Subscribe now

How the Bible Can Change Your Life: Answers to the Ten Most Common Questions about the Bible

By Josh Moody
February 2019 | Review by Patrick Buckley
  • Publisher: Christian Focus
  • ISBN: 978-1-5271-0151-7
  • Pages: 128
  • Price: £4.99
Buy this book »

Book Review

This book started as a series of sermons preached at Wheaton Chapel in which Pastor Moody aimed to answer questions about the Bible.

I appreciated Moody’s aim in addressing these questions. His points were often fresh, illuminating and helpful. One example is his discussion of the relevance of the Bible. He highlights the common but mistaken view that unless what is read is immediately useful it is unhelpful. Moody points out that this attitude is a consumerist approach to the Bible and cannot address the deepest needs of the human heart.

‘Is the Bible interesting?’ is a further issue that is well addressed. Moody demonstrates that the Bible’s attraction lies not in whether it tickles one’s fancy but whether one sees it as food or not.

Other chapters deal with various topics: biblical authority; when the Bible should be read; and what it has to say to our culture about questions of human sexuality. Even if not original, Moody’s points are worthy and well put.

I do have reservations in commending this volume wholeheartedly.

Firstly, Moody twice implies that the Genesis creation account may accommodate evolution. He says, in effect, that the jury is still out on this matter — quoting with approval Augustine, who said the historicity of Genesis 1 is not important. I think the matter of the historicity of Genesis 1 is critical for a clear understanding of the gospel.

Secondly, each chapter ends with a somewhat contrived and unnatural story, albeit intended to reinforce the point of the chapter.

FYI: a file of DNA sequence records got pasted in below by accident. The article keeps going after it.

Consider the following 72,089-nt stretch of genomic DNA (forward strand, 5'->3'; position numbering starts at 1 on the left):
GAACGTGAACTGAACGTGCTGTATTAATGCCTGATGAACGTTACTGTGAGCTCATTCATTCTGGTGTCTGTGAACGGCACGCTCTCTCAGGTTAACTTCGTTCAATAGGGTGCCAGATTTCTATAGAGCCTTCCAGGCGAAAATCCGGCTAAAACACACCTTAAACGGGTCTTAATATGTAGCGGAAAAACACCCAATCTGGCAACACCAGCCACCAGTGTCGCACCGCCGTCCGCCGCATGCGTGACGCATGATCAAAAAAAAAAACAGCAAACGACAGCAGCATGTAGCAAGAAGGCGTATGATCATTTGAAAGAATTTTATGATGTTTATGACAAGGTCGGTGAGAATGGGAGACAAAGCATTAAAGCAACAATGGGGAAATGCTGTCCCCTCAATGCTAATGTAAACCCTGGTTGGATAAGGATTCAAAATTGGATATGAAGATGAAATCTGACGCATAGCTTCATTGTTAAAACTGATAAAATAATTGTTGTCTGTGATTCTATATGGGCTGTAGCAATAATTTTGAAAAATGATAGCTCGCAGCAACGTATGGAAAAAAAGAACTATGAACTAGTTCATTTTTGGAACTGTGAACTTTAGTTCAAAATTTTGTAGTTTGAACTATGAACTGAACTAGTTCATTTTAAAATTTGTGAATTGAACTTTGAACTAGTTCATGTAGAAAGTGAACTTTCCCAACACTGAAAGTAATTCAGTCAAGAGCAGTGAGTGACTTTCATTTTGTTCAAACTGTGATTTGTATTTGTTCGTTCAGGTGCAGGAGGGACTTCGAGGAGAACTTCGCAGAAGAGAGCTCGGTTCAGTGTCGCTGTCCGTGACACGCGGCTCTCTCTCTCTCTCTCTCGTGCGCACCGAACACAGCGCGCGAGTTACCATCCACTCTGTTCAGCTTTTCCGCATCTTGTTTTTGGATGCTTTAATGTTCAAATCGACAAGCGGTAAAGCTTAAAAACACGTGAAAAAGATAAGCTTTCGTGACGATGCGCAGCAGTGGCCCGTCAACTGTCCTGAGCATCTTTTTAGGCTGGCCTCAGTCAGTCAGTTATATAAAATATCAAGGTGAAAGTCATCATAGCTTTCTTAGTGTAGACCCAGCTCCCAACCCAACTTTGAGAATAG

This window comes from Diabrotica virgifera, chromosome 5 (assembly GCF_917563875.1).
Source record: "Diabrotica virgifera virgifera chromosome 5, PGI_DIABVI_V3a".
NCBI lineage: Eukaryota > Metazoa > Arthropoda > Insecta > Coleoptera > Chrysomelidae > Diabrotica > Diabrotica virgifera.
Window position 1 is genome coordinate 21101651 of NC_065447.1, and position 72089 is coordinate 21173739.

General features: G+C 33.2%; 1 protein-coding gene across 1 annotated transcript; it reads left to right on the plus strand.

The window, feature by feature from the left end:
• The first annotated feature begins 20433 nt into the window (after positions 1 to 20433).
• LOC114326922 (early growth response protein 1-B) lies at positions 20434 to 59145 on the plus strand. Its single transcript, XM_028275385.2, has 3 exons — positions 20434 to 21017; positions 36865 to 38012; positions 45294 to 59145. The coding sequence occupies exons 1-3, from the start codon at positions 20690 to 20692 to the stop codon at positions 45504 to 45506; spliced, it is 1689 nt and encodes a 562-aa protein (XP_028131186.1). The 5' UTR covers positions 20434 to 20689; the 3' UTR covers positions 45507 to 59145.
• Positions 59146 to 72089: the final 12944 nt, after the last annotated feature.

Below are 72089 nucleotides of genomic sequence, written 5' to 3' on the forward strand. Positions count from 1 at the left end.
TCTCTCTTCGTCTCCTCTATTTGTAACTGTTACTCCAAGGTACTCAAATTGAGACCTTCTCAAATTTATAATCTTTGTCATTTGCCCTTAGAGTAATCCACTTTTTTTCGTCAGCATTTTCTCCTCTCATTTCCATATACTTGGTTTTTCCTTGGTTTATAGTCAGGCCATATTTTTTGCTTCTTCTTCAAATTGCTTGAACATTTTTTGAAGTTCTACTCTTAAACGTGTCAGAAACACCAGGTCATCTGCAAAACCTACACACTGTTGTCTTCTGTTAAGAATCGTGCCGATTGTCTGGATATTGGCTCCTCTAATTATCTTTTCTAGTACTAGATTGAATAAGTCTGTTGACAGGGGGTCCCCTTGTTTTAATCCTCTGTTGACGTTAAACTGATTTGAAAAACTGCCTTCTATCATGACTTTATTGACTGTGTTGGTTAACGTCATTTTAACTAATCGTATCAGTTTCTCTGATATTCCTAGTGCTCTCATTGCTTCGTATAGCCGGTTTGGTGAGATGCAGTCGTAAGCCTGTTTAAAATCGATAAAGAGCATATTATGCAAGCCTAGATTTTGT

Thirdly, at times the book read more like mere sermon transcriptions rather than a fully edited draft for written publication.

Patrick Buckley

Truro

Tags:
Bible

Book Reviews

Read our latest book reviews

Star RatingStar RatingStar RatingStar RatingStar Rating
Rowland Hill – The second Whitefield
Tim Shenton

‘There are three men, who are the most powerful preachers that England has ever produced, and yet only two of them [Whitefield and Spurgeon] are well known.’ As its opening words imply (p.7), this book’s aim is to present the…

See all book reviews
Star RatingStar RatingStar RatingStar RatingStar Rating
Pray Big: Learn to Pray Like an Apostle
Alistair Begg

Of the making of books on prayer there seems to be no end. That fact probably reflects the need that almost of all of us feel for more help in this vitally important area of our Christian lives The problem,…

Star RatingStar RatingStar RatingStar RatingStar Rating
FILM REVIEW: Matthew Henry — The life and times of the Bible commentator
Dan Pugh

Although the name of Matthew Henry has become synonymous with the whole-Bible commentary which he authored in the early 18th century, there is also much to learn from his remarkable life and the tumultuous times through which he lived. This…

Star RatingStar RatingStar RatingStar RatingStar Rating
Ephesians (Tyndale New Testament Commentary)
Darrell L Bock

Whenever a new commentary is published from the conservative viewpoint on a book of the Bible which is already well covered, there ought to be few issues of concern because there is so much literature with which to compare it.…